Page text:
Examining the memoirs and autobiographies of British soldiers during the Romantic period, Neil Ramsey explores the effect of these as cultural forms mediating warfare to the reading public during and immediately after the French Revolutionary and Napoleonic wars. Forming a distinct and commercially successful genre that in turn inspired the military and nautical novels that flourished in the 1830s, military memoirs profoundly shaped nineteenth-century British culture's understanding of war as Romantic adventure, establishing images of the nation's middle-class soldier heroes that would be of enduring significance through the nineteenth and twentieth centuries. As Ramsey shows, the military memoir achieved widespread acclaim and commercial success among the reading public of the late Romantic era. Ramsey assesses their influence in relation to Romantic culture's wider understanding of war writing, autobiography, and authorship and to the shifting relationships between the individual, the soldier, and the nation. The memoirs, Ramsey argues, participated in a sentimental response to the period's wars by transforming earlier, impersonal traditions of military memoirs into stories of the soldier's personal suffering. While the focus on suffering established in part a lasting strand of anti-war writing in memoirs by private soldiers, such stories also helped to foster a sympathetic bond between the soldier and the civilian that played an important role in developing ideas of a national war and functioned as a central component in a national commemoration of war.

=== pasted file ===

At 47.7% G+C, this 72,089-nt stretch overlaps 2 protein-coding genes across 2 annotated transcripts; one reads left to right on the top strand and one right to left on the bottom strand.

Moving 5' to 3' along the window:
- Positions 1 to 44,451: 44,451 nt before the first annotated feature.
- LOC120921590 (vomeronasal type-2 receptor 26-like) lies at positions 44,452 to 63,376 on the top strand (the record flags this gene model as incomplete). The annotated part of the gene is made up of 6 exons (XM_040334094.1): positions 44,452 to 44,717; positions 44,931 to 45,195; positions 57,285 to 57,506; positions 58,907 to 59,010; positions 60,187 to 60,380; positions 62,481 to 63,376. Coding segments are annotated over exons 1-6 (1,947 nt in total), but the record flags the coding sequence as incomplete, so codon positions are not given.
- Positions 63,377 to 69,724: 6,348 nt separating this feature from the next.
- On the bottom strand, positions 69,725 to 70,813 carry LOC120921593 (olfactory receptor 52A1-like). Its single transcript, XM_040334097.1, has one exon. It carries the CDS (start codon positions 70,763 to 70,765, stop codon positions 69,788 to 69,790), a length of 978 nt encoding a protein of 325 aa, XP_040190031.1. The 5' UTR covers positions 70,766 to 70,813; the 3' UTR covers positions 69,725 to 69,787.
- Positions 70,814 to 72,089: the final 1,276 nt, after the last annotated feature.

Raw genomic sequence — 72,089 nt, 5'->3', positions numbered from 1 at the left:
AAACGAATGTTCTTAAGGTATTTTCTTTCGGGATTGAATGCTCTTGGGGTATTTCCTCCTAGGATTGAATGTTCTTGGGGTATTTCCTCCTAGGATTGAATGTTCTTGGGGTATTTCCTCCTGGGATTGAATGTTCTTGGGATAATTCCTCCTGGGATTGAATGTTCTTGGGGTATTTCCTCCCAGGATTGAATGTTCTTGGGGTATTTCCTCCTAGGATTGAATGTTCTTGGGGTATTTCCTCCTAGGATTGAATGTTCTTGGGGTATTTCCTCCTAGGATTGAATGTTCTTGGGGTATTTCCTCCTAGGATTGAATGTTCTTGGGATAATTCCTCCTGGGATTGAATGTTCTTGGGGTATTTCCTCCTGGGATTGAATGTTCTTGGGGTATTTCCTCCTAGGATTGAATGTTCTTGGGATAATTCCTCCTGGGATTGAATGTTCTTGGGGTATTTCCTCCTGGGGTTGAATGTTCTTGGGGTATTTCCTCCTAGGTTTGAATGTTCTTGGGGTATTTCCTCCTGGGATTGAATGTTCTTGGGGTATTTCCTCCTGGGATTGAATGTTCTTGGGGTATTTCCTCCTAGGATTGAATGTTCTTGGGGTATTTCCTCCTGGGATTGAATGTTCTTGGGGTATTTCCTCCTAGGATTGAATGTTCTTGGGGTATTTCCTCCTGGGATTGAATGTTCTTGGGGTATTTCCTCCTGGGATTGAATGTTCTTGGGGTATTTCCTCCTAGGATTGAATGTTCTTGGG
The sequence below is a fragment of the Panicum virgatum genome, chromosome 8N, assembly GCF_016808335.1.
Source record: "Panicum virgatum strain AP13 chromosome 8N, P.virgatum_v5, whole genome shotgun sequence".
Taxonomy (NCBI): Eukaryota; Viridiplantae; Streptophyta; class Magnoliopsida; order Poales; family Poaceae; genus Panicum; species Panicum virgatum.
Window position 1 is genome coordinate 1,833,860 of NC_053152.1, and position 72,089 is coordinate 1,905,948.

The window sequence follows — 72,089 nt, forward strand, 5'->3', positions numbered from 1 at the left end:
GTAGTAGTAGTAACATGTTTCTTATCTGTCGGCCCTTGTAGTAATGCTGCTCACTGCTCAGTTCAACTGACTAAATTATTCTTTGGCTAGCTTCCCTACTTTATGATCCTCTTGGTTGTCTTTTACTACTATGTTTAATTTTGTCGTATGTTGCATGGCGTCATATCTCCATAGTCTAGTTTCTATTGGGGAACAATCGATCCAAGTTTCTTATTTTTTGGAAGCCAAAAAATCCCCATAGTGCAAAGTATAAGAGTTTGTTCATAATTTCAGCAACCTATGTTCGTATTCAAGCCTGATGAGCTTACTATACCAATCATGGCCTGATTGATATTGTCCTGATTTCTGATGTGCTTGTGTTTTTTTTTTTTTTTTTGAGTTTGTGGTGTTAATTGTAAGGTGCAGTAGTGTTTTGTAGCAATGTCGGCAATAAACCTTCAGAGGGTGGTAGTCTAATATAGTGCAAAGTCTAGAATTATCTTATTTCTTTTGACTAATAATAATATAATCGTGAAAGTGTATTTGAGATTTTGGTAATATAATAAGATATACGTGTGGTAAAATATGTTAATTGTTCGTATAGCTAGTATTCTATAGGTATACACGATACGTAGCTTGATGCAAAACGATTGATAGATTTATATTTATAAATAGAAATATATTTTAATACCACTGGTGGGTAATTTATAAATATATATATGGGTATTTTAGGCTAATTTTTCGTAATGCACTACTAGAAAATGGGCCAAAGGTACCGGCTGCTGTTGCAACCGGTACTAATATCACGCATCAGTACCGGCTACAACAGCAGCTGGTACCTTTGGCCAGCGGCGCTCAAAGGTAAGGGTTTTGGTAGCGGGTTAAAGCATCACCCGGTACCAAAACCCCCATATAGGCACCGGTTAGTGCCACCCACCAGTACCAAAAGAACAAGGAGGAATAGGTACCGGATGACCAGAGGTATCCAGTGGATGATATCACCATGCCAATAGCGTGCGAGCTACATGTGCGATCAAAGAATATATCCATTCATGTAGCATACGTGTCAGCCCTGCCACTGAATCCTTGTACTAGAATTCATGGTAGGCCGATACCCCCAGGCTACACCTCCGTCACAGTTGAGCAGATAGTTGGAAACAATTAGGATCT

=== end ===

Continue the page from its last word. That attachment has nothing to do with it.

The Sentimental Theater of the French Revolution

Author: Cecilia Feilla

Publisher: Routledge

ISBN: 9781317016298

Category: Performing Arts

Page: 274

View: 326